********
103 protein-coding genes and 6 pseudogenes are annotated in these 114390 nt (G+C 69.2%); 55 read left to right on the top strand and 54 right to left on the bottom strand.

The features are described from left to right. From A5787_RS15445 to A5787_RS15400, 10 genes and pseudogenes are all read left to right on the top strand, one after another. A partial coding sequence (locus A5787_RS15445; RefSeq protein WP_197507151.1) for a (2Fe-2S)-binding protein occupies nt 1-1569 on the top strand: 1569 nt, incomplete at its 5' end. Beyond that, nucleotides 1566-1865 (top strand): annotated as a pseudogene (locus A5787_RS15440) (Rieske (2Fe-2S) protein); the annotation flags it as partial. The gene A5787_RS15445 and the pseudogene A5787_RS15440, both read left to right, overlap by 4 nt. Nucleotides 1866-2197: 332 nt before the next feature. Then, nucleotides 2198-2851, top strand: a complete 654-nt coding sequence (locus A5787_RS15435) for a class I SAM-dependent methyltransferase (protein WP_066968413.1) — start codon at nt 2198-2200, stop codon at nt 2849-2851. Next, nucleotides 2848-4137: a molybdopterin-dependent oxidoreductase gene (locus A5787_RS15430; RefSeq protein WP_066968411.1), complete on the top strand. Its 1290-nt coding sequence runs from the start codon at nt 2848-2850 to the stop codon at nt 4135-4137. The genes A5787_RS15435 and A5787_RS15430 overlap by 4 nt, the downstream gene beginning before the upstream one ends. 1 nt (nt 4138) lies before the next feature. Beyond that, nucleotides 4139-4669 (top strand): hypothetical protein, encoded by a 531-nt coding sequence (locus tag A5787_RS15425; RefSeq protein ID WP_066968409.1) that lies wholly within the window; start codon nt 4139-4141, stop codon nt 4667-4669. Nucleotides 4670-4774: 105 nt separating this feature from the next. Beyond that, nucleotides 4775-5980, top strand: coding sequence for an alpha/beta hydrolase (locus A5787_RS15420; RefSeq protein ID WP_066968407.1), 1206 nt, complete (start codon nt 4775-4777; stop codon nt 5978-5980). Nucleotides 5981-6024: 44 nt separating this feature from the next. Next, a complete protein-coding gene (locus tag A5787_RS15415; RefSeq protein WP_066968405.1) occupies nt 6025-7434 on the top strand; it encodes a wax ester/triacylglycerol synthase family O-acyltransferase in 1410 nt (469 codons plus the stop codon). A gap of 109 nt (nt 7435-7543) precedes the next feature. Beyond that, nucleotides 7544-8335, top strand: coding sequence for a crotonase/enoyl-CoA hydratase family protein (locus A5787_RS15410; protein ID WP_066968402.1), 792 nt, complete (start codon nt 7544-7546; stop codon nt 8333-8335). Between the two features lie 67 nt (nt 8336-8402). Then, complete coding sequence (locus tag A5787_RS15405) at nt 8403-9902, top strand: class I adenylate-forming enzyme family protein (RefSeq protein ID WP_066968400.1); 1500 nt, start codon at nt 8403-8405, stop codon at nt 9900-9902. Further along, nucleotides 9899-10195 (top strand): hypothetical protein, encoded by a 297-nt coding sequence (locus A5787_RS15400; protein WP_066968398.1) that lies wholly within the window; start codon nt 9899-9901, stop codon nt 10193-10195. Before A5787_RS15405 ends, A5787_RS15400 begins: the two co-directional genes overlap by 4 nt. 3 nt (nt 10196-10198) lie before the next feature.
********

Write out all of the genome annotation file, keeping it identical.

103 protein-coding genes and 6 pseudogenes are annotated in these 114390 nt (G+C 69.2%); 55 read left to right on the top strand and 54 right to left on the bottom strand.

The features are described from left to right. From A5787_RS15445 to A5787_RS15400, 10 genes and pseudogenes are all read left to right on the top strand, one after another. A partial coding sequence (locus A5787_RS15445; RefSeq protein WP_197507151.1) for a (2Fe-2S)-binding protein occupies nt 1-1569 on the top strand: 1569 nt, incomplete at its 5' end. Beyond that, nucleotides 1566-1865 (top strand): annotated as a pseudogene (locus A5787_RS15440) (Rieske (2Fe-2S) protein); the annotation flags it as partial. The gene A5787_RS15445 and the pseudogene A5787_RS15440, both read left to right, overlap by 4 nt. Nucleotides 1866-2197: 332 nt before the next feature. Then, nucleotides 2198-2851, top strand: a complete 654-nt coding sequence (locus A5787_RS15435) for a class I SAM-dependent methyltransferase (protein WP_066968413.1) — start codon at nt 2198-2200, stop codon at nt 2849-2851. Next, nucleotides 2848-4137: a molybdopterin-dependent oxidoreductase gene (locus A5787_RS15430; RefSeq protein WP_066968411.1), complete on the top strand. Its 1290-nt coding sequence runs from the start codon at nt 2848-2850 to the stop codon at nt 4135-4137. The genes A5787_RS15435 and A5787_RS15430 overlap by 4 nt, the downstream gene beginning before the upstream one ends. 1 nt (nt 4138) lies before the next feature. Beyond that, nucleotides 4139-4669 (top strand): hypothetical protein, encoded by a 531-nt coding sequence (locus tag A5787_RS15425; RefSeq protein ID WP_066968409.1) that lies wholly within the window; start codon nt 4139-4141, stop codon nt 4667-4669. Nucleotides 4670-4774: 105 nt separating this feature from the next. Beyond that, nucleotides 4775-5980, top strand: coding sequence for an alpha/beta hydrolase (locus A5787_RS15420; RefSeq protein ID WP_066968407.1), 1206 nt, complete (start codon nt 4775-4777; stop codon nt 5978-5980). Nucleotides 5981-6024: 44 nt separating this feature from the next. Next, a complete protein-coding gene (locus tag A5787_RS15415; RefSeq protein WP_066968405.1) occupies nt 6025-7434 on the top strand; it encodes a wax ester/triacylglycerol synthase family O-acyltransferase in 1410 nt (469 codons plus the stop codon). A gap of 109 nt (nt 7435-7543) precedes the next feature. Beyond that, nucleotides 7544-8335, top strand: coding sequence for a crotonase/enoyl-CoA hydratase family protein (locus A5787_RS15410; protein ID WP_066968402.1), 792 nt, complete (start codon nt 7544-7546; stop codon nt 8333-8335). Between the two features lie 67 nt (nt 8336-8402). Then, complete coding sequence (locus tag A5787_RS15405) at nt 8403-9902, top strand: class I adenylate-forming enzyme family protein (RefSeq protein ID WP_066968400.1); 1500 nt, start codon at nt 8403-8405, stop codon at nt 9900-9902. Further along, nucleotides 9899-10195 (top strand): hypothetical protein, encoded by a 297-nt coding sequence (locus A5787_RS15400; protein WP_066968398.1) that lies wholly within the window; start codon nt 9899-9901, stop codon nt 10193-10195. Before A5787_RS15405 ends, A5787_RS15400 begins: the two co-directional genes overlap by 4 nt. 3 nt (nt 10196-10198) lie before the next feature.